3 Strategies For Protecting Yourself Against Market Volatility


Are you tired of the rollercoaster ride of the stock market? Does market volatility cause you stress and anxiety? You're not alone. Many people have difficulty dealing with wild ups and downs in the market. It's natural to feel stress from market losses. After all, you've worked hard to accumulate those assets. You don't want to lose them to market loss. Unfortunately, risk and reward go hand in hand in investing. To achieve gains, you often have to accept some level of risk. The good news is there are steps you can take to minimize your exposure to risk and volatility.

Update Your Allocation

Your allocation is one of the most important tools at your disposal for protecting yourself against risk. Some asset classes are historically more risky than others. Other asset classes have a track record of very little volatility, but also lower returns. For instance, small-cap stocks are generally much more volatile than some classes of bonds. You can adjust your risk exposure by changing your allocation to more conservative asset classes. Many people become less tolerant of risk as they get older. Make sure you're adjusting your allocation over time to match your risk tolerance.

Invest Regularly

Many people stop their investment contributions when the market is down. This is usually a mistake. Down markets represent good investing opportunities because you can secure investments at lower prices. Many successful investors take advantage of a strategy called dollar-cost averaging. This means they invest the same amount at regular intervals, regardless of the performance of the market. When they invest when the market is up, they buy fewer shares at higher prices. When the market is down, they buy more shares at lower prices. That lowers the overall average cost in the portfolio, which makes the investments better protected against loss. Don't stop investing when the market declines.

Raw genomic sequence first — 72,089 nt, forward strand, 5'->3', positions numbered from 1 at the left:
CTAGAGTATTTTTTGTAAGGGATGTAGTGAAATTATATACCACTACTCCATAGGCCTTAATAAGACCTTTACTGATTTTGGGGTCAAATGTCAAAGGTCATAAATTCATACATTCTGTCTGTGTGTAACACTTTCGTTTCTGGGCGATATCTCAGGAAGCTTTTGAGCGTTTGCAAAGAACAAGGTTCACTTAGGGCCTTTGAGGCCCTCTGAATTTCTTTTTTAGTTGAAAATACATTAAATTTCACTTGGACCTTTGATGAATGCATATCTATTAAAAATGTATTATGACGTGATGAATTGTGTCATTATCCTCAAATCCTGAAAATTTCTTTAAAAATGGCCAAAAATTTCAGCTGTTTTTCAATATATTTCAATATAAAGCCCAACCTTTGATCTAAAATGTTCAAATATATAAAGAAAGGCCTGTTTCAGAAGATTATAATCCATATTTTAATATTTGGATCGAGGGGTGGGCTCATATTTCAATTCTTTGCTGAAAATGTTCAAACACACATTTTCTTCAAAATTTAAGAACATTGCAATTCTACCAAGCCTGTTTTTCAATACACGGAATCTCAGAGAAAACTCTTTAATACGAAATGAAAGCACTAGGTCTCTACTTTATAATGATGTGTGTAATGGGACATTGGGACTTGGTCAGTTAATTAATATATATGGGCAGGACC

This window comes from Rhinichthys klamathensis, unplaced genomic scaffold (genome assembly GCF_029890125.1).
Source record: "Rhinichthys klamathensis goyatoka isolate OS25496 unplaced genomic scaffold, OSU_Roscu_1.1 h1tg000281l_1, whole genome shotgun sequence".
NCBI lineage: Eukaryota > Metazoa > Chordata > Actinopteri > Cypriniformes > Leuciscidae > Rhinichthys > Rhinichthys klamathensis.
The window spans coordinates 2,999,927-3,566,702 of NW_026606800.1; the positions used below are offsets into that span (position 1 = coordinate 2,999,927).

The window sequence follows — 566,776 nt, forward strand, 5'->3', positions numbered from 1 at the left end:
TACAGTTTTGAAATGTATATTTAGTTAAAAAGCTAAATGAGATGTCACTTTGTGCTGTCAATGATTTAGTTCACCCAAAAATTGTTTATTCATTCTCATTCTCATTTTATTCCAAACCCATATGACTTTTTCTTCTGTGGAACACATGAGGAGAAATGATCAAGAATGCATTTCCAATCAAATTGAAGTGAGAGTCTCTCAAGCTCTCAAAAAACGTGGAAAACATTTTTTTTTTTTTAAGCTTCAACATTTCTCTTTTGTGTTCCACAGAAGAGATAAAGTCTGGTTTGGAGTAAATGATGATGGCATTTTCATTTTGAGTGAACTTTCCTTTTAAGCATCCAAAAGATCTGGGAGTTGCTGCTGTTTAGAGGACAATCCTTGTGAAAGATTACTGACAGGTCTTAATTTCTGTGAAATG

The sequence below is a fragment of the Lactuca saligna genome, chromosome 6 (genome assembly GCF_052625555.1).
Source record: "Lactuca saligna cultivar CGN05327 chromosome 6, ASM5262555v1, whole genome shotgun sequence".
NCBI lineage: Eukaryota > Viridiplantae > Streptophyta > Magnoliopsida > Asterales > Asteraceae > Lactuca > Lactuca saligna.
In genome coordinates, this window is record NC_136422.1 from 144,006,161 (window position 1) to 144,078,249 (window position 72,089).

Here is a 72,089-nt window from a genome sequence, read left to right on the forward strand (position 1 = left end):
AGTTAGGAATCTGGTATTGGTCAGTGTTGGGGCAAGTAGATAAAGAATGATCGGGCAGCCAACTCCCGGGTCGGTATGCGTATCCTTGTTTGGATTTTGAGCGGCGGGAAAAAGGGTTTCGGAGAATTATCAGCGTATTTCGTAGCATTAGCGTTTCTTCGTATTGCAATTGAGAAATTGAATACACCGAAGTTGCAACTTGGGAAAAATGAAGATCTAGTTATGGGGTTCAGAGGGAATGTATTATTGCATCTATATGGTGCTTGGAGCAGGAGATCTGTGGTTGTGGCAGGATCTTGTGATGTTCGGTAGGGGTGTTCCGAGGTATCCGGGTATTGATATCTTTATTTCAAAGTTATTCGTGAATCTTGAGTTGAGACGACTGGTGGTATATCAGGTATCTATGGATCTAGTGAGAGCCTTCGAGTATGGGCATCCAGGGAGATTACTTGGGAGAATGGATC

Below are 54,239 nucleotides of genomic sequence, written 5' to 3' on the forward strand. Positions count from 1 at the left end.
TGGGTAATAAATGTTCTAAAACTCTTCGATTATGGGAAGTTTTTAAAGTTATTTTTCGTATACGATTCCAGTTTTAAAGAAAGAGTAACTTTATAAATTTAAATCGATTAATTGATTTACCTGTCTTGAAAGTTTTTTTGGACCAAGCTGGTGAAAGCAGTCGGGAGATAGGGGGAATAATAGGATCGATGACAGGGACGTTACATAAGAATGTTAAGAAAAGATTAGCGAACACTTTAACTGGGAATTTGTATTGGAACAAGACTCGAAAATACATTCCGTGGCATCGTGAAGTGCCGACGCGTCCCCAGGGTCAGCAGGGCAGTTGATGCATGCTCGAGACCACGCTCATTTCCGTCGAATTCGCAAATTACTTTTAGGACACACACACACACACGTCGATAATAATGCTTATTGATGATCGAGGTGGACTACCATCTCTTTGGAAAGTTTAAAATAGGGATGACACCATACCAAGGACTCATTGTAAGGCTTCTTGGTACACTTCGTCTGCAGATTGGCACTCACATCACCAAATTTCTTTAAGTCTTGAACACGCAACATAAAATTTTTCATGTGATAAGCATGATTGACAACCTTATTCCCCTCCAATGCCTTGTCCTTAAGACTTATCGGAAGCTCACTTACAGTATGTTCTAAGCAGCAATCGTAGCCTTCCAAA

Don’t Panic

Perhaps the most important tip is to protect your portfolio from yourself. Even savvy, experienced investors can sometimes panic and sell their investments after a market decline. This locks in the loss. Until you sell your investments, the loss is hypothetical. There's always the chance that the market will recover. In fact, history suggests that it will recover eventually. If you don't sell your investments, you participate in the recovery. If you do sell, you realize the loss and have to buy new securities to participate in the market. You may have to buy at a higher price than you sold for.

Ready to protect your portfolio? Contact a wealth management planning service in your area today. They can help you implement a strategy to achieve growth and minimize risk.


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